• 7. Modeling, Systems, Teamwork and Quality 7 Karl A. Smith term 'Teamwork'?" My favorite definition was developed by Katzenbach & Smith (1993). They wrote A team is a small number of people with complementary skills who are committed to a common purpose, performance goals, and approach for which they hold themselves mutually accountable. The importance of teamwork in business and industry is embedded in the concepts of concurrent (or simultaneous) engineering and total quality management. Two recent citations elaborate on this point: In concurrent engineering (CE), the key ingredient is teamwork. People from many departments collaborate over the life of a product--from idea to obsolescence--to ensure that it reflects customers' needs and desires. . .Since the very start of CE, product development must involve all parts of an organization, effective teamwork depends upon sharing ideas and goals beyond immediate assignments and departmental loyalties. Such behavior is not typically taught in the engineering schools of U.S. colleges and universities. For CE to succeed, teamwork and sharing must be valued just as highly as the traditional attributes of technical competence and creativity, and they must be rewarded by making them an integral part of the engineer's performance evaluation (Shina, 1991). Team development must precede all other kinds of improvement initiatives and teams, more than executive leadership, cultural change, TQM training, or any other strategy, account for most major improvements in organizations. Team development must be strategically placed at the very center of TQM and must form the hub around which all other elements of TQM (customer satisfaction, supplier performance, measurement and assessment, and so on) must revolve... Teams are the primary units of performance in organizations. They are, inevitably, the most direct sources of continuous improvement (Kinlaw, 1992). Not All Groups Are Teams: How to Tell the Difference (Katzenback & Smith, 1993) Working Group Team Strong, clearly focussed leader Shared leadership roles Individual accountability Individual and mutual accountability The group's purpose is the same as the broader Specific team purpose that the team itself delivers organizational mission Individual work-products Collective work-products Runs efficient meetings Encourages open-ended discussion and active problem-solving meetings Measures its effectiveness indirectly by its Measures performance directly by assessing influence on others collective work-products Discusses, decides, and delegates Discusses, decides, and does real work together Effective teamwork is not easy to accomplish. Engineering professor Douglas J. Wilde said “It’s the soft stuff that’s hard, the hard stuff is easy.” Larry Leifer, Director or the Stanford Center for Design Research, reports “Design team failure is usually due to failed team dynamics.”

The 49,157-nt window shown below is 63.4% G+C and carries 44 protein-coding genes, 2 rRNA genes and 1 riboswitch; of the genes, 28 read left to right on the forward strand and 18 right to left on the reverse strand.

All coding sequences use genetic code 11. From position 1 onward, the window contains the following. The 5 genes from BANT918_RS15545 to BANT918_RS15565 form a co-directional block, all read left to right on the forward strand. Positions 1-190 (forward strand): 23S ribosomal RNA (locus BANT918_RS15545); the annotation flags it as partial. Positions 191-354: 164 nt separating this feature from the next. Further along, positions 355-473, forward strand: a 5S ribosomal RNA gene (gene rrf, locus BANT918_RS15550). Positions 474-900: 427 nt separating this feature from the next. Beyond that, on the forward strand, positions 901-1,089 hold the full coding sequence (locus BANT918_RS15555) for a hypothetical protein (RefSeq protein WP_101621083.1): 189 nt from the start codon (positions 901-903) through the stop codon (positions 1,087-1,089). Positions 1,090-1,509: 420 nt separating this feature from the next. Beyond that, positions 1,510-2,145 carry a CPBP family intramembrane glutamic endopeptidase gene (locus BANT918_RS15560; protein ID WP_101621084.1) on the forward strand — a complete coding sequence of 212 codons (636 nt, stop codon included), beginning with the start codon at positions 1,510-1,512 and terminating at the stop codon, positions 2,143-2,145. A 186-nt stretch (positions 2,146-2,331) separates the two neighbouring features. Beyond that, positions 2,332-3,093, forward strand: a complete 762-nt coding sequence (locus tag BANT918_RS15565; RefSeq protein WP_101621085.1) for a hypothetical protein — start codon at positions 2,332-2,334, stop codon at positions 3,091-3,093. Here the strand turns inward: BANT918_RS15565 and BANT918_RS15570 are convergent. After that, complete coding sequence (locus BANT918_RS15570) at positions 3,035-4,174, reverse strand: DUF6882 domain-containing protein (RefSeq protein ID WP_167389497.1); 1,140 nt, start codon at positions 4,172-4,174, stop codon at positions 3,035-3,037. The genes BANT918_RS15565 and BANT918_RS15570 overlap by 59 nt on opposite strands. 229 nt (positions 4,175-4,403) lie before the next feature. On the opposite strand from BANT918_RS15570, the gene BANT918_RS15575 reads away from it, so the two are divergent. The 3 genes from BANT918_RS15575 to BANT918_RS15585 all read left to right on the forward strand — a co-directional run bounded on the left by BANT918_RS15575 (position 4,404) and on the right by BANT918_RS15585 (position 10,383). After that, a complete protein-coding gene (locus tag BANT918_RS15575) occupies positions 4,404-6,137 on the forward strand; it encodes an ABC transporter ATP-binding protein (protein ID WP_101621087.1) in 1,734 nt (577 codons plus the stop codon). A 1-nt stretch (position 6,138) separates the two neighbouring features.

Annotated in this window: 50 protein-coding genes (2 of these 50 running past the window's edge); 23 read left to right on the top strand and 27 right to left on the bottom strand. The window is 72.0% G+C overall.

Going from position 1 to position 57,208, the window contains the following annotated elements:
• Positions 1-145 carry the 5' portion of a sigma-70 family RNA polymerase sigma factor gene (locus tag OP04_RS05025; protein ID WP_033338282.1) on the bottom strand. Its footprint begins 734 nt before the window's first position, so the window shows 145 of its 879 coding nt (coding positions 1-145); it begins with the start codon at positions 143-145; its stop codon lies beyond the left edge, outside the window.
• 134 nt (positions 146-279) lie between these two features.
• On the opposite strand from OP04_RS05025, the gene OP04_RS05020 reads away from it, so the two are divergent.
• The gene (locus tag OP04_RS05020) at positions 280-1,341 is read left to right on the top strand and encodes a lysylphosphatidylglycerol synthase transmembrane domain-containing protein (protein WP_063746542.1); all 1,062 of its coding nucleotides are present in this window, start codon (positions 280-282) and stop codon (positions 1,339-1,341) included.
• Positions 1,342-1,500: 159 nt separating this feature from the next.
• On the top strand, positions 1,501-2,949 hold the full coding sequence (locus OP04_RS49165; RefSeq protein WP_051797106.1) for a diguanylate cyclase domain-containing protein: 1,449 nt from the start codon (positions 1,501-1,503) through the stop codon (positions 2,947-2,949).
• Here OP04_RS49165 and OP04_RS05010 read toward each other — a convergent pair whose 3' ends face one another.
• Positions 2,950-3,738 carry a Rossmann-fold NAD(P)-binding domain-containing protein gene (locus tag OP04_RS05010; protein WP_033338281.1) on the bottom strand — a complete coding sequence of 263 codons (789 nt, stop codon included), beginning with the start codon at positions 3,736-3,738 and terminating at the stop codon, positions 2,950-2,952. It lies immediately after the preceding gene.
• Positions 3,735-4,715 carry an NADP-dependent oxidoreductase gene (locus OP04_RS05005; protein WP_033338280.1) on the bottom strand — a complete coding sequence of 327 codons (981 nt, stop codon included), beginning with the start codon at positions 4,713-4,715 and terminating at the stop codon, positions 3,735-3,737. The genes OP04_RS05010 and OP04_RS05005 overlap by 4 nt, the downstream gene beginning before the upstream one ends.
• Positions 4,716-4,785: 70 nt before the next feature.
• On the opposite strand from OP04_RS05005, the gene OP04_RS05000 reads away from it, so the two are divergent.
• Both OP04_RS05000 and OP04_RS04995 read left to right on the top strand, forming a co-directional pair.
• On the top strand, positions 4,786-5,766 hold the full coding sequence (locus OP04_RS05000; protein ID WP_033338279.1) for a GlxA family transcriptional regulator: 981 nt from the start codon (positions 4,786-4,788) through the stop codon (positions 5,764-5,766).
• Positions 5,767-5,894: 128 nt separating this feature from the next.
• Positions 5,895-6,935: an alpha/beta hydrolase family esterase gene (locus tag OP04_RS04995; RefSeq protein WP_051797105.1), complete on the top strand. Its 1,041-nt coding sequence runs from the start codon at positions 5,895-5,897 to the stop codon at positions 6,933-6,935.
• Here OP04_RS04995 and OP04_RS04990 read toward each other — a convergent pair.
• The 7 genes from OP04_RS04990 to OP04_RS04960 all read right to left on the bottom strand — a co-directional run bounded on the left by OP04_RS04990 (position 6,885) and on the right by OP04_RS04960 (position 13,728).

• 8. Modeling, Systems, Teamwork and Quality 8 Karl A. Smith Quality and Beyond W. Edwards Deming is probably the most influencial person in the quality area. He is well know for his "Fourteen Points." Deming's Fourteen Points (Deming, 1986, 1993; Walton, 1986; Roberts & Sergesketter, 1993): 1. Create a constancy of purpose toward improvement of product or service with the aim to become competitive and to stay in business and to provide jobs. 2 Adopt the new philosophy. We are in a new economic age. Western management must awaken to the challenge, must learn their responsibilities, and take on leadership for change. 3. Cease dependence on inspection to improve quality. Eliminate the need for inspection on a mass basis by building quality into the product (service) in the first place. 4. End the practice of awarding business on price tag. Instead, minimize total costs. Move toward a single supplier for any one item on a long-term relationship of loyalty and trust. 5. Improve constantly and forever the system of production and service to improve quality and productivity and thus constantly reduce costs. 6. Institute training on the job. 7. Institute leadership. The aim of leadership should be to help people and machines and gadgets to do a better job. Leadership of management is in need of overhaul as well as leadership of production workers. 8. Drive out fear so that everyone may work effectively for the company. 9. Break down barriers between departments. People in research, design, sales, and production must work as a team to foresee problems of production and use that may be encountered with the product or service. 10. Eliminate slogans, exhortations, and targets for the work force asking for zero defects and new levels of productivity. 11a. Eliminate work standards (quotas) on the factory floor. 11b. Eliminate management by objective. Eliminate management by numbers, numerical goals. Substitute leadership. 12a. Remove barriers the rob the hourly worker of his right to pride of workmanship. The responsibility of supervisors must be changed from sheer numbers to quality. 12b. Remove barriers that rob people in management and in engineering of their right to pride of workmanship. This means inter alia abolishment of the annual or merit rating and of management by objective, management by the numbers. 13. Institute a vigorous program of education and self-improvement. 14. Put everybody in the company to work to accomplish the transformation. The transformation is everybody's job. ...and Deming's The Seven Deadly Diseases 1. Lack of constancy of purpose. A company that is without constancy of purpose has no long-range plans for staying in business. Management is insecure, and so are employees. 2. Emphasis on short-term profits. Looking to increase the quarterly dividend undermines quality and productivity. 3. Evaluation by performance, merit rating, or annual review of performance. The effects of these are devastating--teamwork is destroyed, rivalry is nurtured. Performance ratings build fear, and leave people bitter, despondent, and beaten. They also encourage mobility of management. 4. Mobility of management. Job-hopping managers never understand the companies that they work for and are never there long enough to follow through on long-term changes that are necessary for quality and productivity.